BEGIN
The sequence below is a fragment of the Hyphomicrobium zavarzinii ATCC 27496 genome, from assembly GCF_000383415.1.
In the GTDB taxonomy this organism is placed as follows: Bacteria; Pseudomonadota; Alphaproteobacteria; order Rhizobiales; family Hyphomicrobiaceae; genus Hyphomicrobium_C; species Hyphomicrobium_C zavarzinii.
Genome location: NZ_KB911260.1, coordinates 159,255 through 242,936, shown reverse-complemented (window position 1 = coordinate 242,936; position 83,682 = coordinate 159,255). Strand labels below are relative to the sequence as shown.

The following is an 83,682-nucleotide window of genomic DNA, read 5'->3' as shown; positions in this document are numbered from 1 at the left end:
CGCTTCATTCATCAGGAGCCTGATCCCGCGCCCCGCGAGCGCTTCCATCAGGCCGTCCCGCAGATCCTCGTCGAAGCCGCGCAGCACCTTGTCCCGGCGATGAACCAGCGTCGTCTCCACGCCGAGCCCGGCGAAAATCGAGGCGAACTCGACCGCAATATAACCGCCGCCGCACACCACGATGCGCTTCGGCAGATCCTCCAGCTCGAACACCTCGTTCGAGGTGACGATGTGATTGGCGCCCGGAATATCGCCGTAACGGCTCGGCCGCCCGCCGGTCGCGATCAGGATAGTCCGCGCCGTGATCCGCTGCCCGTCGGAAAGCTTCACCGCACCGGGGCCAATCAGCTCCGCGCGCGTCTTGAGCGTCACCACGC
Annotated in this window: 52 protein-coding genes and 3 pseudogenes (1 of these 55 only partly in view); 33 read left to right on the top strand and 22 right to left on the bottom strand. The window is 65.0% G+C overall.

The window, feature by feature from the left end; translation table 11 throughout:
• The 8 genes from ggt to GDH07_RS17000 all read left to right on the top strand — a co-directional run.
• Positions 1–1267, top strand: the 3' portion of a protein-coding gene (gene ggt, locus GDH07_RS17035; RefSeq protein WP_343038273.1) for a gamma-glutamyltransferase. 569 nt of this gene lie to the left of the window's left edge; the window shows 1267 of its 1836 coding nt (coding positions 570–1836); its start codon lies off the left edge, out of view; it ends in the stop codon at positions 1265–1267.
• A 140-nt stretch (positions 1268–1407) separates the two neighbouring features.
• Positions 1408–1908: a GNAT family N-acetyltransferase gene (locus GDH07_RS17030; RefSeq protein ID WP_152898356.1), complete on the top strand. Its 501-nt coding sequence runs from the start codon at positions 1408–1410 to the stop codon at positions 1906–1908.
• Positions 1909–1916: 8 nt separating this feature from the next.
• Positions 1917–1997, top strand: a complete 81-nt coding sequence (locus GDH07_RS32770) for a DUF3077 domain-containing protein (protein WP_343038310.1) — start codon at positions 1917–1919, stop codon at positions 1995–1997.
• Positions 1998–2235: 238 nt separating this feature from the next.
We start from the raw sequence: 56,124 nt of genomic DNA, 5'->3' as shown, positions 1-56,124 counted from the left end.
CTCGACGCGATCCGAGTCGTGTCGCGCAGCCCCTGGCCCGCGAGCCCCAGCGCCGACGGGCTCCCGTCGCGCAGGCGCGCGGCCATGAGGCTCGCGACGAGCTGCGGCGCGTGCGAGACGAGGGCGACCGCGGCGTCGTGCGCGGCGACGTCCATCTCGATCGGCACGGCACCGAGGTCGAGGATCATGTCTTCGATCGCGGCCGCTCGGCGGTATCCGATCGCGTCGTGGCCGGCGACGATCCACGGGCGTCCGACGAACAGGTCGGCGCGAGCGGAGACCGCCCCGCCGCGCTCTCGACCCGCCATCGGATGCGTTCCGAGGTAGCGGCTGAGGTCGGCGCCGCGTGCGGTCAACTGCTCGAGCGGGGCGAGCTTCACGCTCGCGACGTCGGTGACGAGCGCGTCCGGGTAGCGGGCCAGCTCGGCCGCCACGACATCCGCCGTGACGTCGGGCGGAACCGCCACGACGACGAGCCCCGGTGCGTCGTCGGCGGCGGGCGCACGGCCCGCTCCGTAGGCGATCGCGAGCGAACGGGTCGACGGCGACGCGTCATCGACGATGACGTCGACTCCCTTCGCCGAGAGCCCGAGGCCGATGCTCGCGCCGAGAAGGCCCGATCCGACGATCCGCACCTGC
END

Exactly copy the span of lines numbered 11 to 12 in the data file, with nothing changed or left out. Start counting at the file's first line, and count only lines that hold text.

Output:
• Positions 1408–1908: a GNAT family N-acetyltransferase gene (locus GDH07_RS17030; RefSeq protein ID WP_152898356.1), complete on the top strand. Its 501-nt coding sequence runs from the start codon at positions 1408–1410 to the stop codon at positions 1906–1908.
• Positions 1909–1916: 8 nt separating this feature from the next.